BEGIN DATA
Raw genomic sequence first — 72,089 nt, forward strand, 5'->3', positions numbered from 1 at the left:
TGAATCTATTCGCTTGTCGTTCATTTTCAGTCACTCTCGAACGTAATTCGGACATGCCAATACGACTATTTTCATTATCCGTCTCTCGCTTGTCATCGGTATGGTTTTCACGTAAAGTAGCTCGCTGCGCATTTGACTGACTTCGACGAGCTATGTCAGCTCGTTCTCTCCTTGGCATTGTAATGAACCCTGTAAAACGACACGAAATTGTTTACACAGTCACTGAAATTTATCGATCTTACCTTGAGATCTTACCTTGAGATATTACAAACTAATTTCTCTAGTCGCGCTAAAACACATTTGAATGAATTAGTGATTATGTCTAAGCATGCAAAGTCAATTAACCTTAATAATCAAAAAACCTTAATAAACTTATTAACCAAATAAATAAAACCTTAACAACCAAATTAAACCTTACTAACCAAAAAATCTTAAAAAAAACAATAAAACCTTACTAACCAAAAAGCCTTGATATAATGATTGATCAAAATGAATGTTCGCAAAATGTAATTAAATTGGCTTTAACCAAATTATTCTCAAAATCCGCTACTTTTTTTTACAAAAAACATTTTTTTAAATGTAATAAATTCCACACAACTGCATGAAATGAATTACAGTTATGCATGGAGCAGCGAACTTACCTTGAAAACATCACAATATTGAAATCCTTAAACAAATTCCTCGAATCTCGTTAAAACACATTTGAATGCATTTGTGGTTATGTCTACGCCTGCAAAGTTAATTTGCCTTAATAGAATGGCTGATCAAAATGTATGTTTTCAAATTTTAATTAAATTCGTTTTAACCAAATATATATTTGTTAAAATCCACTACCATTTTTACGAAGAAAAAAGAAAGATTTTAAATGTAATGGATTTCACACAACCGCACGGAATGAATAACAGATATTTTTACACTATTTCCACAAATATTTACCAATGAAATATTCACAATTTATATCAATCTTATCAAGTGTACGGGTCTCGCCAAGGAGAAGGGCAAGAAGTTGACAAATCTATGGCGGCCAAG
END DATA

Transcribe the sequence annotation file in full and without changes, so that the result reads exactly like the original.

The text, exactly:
Raw genomic sequence first — 72,089 nt, forward strand, 5'->3', positions numbered from 1 at the left:
TGAATCTATTCGCTTGTCGTTCATTTTCAGTCACTCTCGAACGTAATTCGGACATGCCAATACGACTATTTTCATTATCCGTCTCTCGCTTGTCATCGGTATGGTTTTCACGTAAAGTAGCTCGCTGCGCATTTGACTGACTTCGACGAGCTATGTCAGCTCGTTCTCTCCTTGGCATTGTAATGAACCCTGTAAAACGACACGAAATTGTTTACACAGTCACTGAAATTTATCGATCTTACCTTGAGATCTTACCTTGAGATATTACAAACTAATTTCTCTAGTCGCGCTAAAACACATTTGAATGAATTAGTGATTATGTCTAAGCATGCAAAGTCAATTAACCTTAATAATCAAAAAACCTTAATAAACTTATTAACCAAATAAATAAAACCTTAACAACCAAATTAAACCTTACTAACCAAAAAATCTTAAAAAAAACAATAAAACCTTACTAACCAAAAAGCCTTGATATAATGATTGATCAAAATGAATGTTCGCAAAATGTAATTAAATTGGCTTTAACCAAATTATTCTCAAAATCCGCTACTTTTTTTTACAAAAAACATTTTTTTAAATGTAATAAATTCCACACAACTGCATGAAATGAATTACAGTTATGCATGGAGCAGCGAACTTACCTTGAAAACATCACAATATTGAAATCCTTAAACAAATTCCTCGAATCTCGTTAAAACACATTTGAATGCATTTGTGGTTATGTCTACGCCTGCAAAGTTAATTTGCCTTAATAGAATGGCTGATCAAAATGTATGTTTTCAAATTTTAATTAAATTCGTTTTAACCAAATATATATTTGTTAAAATCCACTACCATTTTTACGAAGAAAAAAGAAAGATTTTAAATGTAATGGATTTCACACAACCGCACGGAATGAATAACAGATATTTTTACACTATTTCCACAAATATTTACCAATGAAATATTCACAATTTATATCAATCTTATCAAGTGTACGGGTCTCGCCAAGGAGAAGGGCAAGAAGTTGACAAATCTATGGCGGCCAAG